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Jacques Rizkallah, MD; Don D. Sin, MD, FCCP
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University of British Columbia Vancouver, BC, Canada

Don D. Sin, MD, FCCP, University of British Columbia, James Hogg iCapture Center, St. Pauls Hospital, Room 368A, 1081 Burrard St, Vancouver BC, Canada V6Z 1Y6; e-mail: dsin@mrl.ubc.ca


The authors have reported to the ACCP that no significant conflicts of interest exist with any companies/organizations whose products or services may be discussed in this article.

Reproduction of this article is prohibited without written permission from the American College of Chest Physicians (www.chestjournal.org/site/misc/reprints.xhtml).


© 2009 American College of Chest Physicians


Chest. 2009;136(2):645-646. doi:10.1378/chest.09-0912
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To the Editor:

We thank Dr. Simons and colleagues for pointing out the limits of our metaanalysis. The studies that were included in the review generally excluded patients who had an infectious source for their acute exacerbation. Thus, the results of the metaanalysis should be generalized only to cases in which an infectious etiology for the exacerbation has been carefully ruled out.1 While we agree with Dr. Simons and colleague's general comments, we have concerns regarding their use of vague and inappropriate epidemiologic terminology, which obfuscate rather than facilitate discourse on this matter. First, contrary to Dr. Simons and colleague's assertion, there was no selection bias. The selection of the studies for the present metaanalysis was transparent, inclusive, and consistent with the STROBE (Strengthening the Reporting of Observational Studies in Epidemiology) Guidelines.2 The primary studies excluded patients with an infectious etiology, which as stated previously, limits the generalizability but not the validity of the findings. Second, there was no “inadequate study sampling.” We did not sample studies; we included all published studies that met the a priori inclusion and exclusion criteria. Third, there was no “exclusion of patient categories.” We did not exclude patients or studies based on categories such as age, sex, race, lung function, or any other variables.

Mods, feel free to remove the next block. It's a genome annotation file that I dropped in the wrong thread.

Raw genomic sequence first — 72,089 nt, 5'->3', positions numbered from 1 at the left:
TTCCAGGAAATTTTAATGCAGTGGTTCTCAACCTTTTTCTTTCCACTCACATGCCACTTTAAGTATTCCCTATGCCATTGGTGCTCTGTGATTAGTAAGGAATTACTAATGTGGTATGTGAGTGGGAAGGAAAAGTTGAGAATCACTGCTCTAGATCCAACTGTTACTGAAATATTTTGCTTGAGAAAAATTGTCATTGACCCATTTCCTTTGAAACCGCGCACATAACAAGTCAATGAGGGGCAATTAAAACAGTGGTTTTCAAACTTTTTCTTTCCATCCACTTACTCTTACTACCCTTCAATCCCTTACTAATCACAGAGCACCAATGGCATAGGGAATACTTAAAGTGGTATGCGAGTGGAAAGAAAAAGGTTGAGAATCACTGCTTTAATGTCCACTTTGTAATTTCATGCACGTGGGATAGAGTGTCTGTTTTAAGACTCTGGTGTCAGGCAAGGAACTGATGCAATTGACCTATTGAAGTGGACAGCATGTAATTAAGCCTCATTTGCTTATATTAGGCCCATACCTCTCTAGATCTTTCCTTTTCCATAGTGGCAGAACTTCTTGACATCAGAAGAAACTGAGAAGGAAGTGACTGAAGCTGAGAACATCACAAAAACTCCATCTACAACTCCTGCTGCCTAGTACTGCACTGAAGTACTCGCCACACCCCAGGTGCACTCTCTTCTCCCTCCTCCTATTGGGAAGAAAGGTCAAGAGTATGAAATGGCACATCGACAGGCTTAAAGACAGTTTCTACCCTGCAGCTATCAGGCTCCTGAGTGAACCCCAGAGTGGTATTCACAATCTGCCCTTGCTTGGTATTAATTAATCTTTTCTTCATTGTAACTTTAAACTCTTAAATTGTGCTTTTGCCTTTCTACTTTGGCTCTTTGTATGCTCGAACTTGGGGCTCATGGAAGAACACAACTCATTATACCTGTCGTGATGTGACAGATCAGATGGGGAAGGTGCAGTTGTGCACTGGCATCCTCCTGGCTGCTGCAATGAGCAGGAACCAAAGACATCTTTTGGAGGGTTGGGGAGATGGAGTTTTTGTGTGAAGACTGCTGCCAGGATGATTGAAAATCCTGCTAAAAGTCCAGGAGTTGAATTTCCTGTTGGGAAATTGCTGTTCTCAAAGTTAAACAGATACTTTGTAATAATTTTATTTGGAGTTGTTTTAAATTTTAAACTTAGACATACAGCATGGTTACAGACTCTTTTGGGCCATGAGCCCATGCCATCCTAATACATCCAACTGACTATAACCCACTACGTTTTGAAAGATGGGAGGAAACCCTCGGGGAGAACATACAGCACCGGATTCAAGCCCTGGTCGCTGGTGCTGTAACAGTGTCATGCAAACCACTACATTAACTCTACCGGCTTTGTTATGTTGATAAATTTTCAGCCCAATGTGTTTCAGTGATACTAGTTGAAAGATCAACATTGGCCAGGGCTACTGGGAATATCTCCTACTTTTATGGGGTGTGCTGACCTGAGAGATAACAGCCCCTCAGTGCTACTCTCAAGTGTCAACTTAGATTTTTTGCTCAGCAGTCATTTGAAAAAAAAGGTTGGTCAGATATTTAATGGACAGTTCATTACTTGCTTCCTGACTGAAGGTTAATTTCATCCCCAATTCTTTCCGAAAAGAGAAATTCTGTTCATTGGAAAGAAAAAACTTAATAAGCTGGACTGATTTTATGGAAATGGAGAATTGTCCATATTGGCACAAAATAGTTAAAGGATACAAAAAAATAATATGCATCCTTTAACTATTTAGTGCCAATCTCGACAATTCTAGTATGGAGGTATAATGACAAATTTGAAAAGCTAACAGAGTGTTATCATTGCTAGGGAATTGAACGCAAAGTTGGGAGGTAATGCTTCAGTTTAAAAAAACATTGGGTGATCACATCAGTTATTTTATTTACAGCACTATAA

In sum, the concerns raised by Dr. Simon and colleagues are not justified. Nevertheless, we believe (as Dr. Simon and colleagues do) that the prevalence of venous thromboembolic (VTE) disease in acute exacerbations of COPD remains open to debate not because of the inherent methodologic biases of the present metaanalysis but because of the paucity of large, well-conducted multicenter studies that have examined this issue. Until such studies are conducted, the present metaanalysis suggests that clinicians should keep a high index of suspicion for VTE disease in patients who are hospitalized with acute COPD exacerbation and in whom an infectious source has been clinically ruled out.

Rizkallah J, Man SF, Sin DD. Prevalence of pulmonary embolism in acute exacerbations of COPD: a systematic review and metaanalysis. Chest. 2009;135:786-793. [PubMed] [CrossRef]
 
von Elm E, Altman DG, Egger M, et al. The Strengthening the Reporting of Observational Studies in Epidemiology (STROBE) statement: guidelines for reporting observational studies. Lancet. 2007;370:1453-1457. [PubMed]
 

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Rizkallah J, Man SF, Sin DD. Prevalence of pulmonary embolism in acute exacerbations of COPD: a systematic review and metaanalysis. Chest. 2009;135:786-793. [PubMed] [CrossRef]
 
von Elm E, Altman DG, Egger M, et al. The Strengthening the Reporting of Observational Studies in Epidemiology (STROBE) statement: guidelines for reporting observational studies. Lancet. 2007;370:1453-1457. [PubMed]
 
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